(Queen's Bench Division; Mackay J; 6 February 2009)
In the course of acrimonious financial relief proceedings, the wife's junior counsel obtained a freezing order against the husband's assets, without notice. The order was subsequently set aside, and the wife agreed to pay the husband's costs. The husband then issued wasted costs proceedings against the wife's junior counsel, arguing that the without notice application had been conducted in an improper, unreasonable or negligent manner, in that counsel had failed adequately to set out the husband's defence to the freezing order.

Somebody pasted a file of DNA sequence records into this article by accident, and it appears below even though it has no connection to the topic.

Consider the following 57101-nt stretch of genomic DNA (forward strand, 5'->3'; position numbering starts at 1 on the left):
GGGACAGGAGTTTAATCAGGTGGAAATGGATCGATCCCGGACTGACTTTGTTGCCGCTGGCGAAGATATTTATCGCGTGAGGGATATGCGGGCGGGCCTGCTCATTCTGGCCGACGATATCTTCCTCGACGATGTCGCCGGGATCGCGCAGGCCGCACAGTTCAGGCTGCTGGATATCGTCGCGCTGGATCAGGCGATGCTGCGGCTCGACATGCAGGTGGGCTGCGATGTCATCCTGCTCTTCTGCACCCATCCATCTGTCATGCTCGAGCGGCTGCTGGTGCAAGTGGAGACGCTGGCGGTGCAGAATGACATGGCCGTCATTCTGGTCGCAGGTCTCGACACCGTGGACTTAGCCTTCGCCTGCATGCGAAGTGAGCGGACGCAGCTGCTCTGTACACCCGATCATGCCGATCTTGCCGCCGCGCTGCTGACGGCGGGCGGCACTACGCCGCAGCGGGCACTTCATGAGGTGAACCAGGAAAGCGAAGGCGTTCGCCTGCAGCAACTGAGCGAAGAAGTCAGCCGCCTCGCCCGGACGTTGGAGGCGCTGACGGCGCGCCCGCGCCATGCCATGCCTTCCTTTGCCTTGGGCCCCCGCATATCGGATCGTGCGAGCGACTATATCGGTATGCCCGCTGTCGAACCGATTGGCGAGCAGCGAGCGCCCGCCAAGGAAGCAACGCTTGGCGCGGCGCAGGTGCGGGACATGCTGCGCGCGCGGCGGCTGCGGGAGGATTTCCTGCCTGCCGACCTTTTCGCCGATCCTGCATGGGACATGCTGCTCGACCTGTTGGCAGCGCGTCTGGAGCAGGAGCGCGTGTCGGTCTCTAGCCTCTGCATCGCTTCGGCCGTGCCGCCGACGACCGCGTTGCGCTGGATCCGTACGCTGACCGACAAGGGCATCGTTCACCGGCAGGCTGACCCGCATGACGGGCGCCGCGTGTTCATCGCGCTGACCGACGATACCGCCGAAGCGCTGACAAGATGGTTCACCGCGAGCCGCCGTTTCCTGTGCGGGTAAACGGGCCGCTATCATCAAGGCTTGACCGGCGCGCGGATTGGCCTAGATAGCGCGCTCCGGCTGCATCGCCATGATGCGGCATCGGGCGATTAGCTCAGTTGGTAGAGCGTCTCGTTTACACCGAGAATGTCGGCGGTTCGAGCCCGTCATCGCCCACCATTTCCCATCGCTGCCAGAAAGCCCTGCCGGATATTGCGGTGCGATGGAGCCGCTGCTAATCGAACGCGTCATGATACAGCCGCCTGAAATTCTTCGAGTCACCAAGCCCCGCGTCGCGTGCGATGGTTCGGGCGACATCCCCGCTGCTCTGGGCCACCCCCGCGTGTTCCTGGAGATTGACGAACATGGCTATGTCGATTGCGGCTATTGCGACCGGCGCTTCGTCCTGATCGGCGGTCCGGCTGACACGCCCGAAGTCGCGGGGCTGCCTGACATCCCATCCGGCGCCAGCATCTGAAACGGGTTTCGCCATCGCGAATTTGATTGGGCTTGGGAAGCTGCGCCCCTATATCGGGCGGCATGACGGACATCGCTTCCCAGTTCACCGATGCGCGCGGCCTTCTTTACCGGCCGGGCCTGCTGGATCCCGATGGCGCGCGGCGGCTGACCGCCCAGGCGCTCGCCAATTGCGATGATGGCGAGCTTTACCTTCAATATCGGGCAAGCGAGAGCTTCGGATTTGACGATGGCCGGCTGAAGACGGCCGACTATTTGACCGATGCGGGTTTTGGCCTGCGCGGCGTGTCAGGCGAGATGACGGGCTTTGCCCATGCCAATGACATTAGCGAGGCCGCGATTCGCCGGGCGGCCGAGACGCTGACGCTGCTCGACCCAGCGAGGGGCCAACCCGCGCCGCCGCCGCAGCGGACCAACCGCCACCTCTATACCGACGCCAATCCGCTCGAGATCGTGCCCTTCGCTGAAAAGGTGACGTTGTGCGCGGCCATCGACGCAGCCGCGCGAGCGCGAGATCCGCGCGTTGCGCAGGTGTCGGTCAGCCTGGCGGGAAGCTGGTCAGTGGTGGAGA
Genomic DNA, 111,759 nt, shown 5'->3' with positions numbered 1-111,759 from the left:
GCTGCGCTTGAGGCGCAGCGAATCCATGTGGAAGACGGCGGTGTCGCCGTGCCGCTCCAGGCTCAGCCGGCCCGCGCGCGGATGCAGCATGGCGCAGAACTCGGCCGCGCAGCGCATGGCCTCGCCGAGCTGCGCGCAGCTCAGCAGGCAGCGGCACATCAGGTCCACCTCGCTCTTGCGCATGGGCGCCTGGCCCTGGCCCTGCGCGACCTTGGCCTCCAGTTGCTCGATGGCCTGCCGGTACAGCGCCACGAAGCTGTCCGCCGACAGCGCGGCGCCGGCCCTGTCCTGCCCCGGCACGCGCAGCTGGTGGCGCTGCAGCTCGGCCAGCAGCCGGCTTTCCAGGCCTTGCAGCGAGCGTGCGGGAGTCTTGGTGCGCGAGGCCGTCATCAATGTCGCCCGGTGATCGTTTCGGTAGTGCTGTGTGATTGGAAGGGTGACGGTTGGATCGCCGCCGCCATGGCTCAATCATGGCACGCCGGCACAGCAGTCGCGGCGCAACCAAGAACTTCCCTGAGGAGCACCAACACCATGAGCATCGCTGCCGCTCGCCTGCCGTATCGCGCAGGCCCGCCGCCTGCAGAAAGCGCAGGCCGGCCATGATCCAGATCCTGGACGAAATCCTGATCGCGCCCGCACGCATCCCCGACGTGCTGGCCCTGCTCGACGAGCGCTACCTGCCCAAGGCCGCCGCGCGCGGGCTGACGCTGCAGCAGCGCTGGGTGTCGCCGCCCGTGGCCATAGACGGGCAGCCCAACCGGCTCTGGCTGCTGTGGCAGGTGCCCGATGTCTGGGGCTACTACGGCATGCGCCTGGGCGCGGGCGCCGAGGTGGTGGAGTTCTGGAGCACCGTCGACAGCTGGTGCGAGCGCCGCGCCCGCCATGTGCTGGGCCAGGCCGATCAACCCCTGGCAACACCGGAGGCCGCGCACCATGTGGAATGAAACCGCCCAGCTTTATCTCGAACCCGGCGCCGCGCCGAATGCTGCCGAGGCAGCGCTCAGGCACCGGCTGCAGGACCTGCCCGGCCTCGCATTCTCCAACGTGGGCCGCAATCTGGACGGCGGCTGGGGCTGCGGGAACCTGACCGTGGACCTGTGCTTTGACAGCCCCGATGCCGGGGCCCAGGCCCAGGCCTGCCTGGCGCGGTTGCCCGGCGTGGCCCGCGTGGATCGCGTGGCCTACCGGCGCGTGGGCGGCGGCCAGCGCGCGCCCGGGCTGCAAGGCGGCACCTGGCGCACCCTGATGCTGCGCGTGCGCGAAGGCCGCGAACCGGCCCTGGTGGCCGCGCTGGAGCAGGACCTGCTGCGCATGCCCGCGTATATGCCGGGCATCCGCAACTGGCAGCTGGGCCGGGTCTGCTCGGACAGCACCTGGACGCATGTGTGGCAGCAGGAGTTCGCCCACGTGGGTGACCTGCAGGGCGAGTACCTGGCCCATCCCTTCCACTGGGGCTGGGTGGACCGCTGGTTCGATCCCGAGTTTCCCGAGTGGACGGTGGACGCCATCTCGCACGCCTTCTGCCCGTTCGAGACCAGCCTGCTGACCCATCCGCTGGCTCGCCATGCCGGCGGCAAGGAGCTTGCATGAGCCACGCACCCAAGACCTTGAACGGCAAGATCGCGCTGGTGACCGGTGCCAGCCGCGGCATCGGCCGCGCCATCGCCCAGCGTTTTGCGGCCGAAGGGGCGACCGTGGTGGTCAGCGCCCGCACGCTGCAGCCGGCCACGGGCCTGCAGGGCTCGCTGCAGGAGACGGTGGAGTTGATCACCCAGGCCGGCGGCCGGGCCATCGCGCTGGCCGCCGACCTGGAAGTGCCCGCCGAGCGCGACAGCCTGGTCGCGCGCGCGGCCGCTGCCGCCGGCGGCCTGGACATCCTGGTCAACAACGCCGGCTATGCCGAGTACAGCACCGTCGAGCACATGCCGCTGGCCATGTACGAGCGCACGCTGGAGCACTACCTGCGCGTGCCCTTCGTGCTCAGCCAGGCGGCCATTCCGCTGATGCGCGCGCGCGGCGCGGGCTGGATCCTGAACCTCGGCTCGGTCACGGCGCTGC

Dismissing the application, the judge noted that it was established law that lawyers should not be deterred from pursuing their client's interests by fear of incurring a personal liability to their client's opponents. Lawyers must be afforded a fair opportunity to defend themselves and wasted costs orders should not become a back-door means of recovering costs not otherwise recoverable. Wasted costs orders were remedies of last resort, and a lawyer should not be called on to reply unless an apparently strong prima facie case had been made against him. Orders should only be made under Supreme Court 1981, s 51(6), if, and to the extent that, the conduct in question had been established as directly causative of wasted costs. Generally speaking, applications for wasted costs were best left until after the end of the trial.